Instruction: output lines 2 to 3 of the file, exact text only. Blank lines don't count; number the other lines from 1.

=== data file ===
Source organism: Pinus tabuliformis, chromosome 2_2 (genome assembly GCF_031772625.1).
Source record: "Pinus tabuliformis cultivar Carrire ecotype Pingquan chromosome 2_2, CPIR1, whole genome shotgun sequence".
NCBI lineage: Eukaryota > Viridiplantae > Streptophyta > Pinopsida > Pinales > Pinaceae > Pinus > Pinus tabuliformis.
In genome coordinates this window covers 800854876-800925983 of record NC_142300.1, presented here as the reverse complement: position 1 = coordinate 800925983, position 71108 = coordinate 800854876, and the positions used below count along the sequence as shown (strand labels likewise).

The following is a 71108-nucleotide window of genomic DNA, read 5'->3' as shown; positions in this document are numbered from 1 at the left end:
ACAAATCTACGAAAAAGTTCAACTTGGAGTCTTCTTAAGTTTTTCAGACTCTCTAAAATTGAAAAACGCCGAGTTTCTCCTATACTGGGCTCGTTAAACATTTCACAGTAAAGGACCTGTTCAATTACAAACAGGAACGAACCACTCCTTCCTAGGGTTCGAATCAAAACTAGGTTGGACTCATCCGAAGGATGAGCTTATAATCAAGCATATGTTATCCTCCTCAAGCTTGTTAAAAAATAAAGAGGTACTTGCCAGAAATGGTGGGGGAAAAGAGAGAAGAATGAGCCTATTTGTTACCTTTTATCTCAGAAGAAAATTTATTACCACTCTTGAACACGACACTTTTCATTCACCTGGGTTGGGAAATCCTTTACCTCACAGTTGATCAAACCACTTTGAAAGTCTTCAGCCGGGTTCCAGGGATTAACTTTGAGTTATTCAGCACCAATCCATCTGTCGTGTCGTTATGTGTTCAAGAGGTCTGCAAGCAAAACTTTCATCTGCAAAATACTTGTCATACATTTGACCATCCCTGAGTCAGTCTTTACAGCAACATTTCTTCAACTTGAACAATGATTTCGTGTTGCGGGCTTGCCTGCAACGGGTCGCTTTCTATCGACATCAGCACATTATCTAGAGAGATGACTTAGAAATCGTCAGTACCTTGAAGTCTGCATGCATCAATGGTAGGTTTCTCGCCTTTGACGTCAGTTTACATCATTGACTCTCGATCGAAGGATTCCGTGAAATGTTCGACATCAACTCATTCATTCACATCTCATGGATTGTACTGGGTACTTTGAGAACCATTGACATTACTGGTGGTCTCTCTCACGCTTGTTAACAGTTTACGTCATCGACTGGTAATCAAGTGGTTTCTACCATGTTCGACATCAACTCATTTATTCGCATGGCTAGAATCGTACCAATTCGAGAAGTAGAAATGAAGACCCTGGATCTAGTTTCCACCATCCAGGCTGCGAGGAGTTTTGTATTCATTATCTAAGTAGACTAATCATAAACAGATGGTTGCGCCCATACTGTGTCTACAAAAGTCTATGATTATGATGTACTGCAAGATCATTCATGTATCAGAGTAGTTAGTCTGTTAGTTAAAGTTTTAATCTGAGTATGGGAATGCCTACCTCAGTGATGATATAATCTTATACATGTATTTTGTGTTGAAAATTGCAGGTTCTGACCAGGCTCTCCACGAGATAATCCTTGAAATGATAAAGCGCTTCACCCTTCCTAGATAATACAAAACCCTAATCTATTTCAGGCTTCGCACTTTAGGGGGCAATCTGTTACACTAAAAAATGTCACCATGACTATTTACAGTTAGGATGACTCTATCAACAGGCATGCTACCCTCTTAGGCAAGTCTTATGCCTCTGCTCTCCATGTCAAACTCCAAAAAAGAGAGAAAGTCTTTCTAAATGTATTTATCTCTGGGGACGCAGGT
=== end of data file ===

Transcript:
Source record: "Pinus tabuliformis cultivar Carrire ecotype Pingquan chromosome 2_2, CPIR1, whole genome shotgun sequence".
NCBI lineage: Eukaryota > Viridiplantae > Streptophyta > Pinopsida > Pinales > Pinaceae > Pinus > Pinus tabuliformis.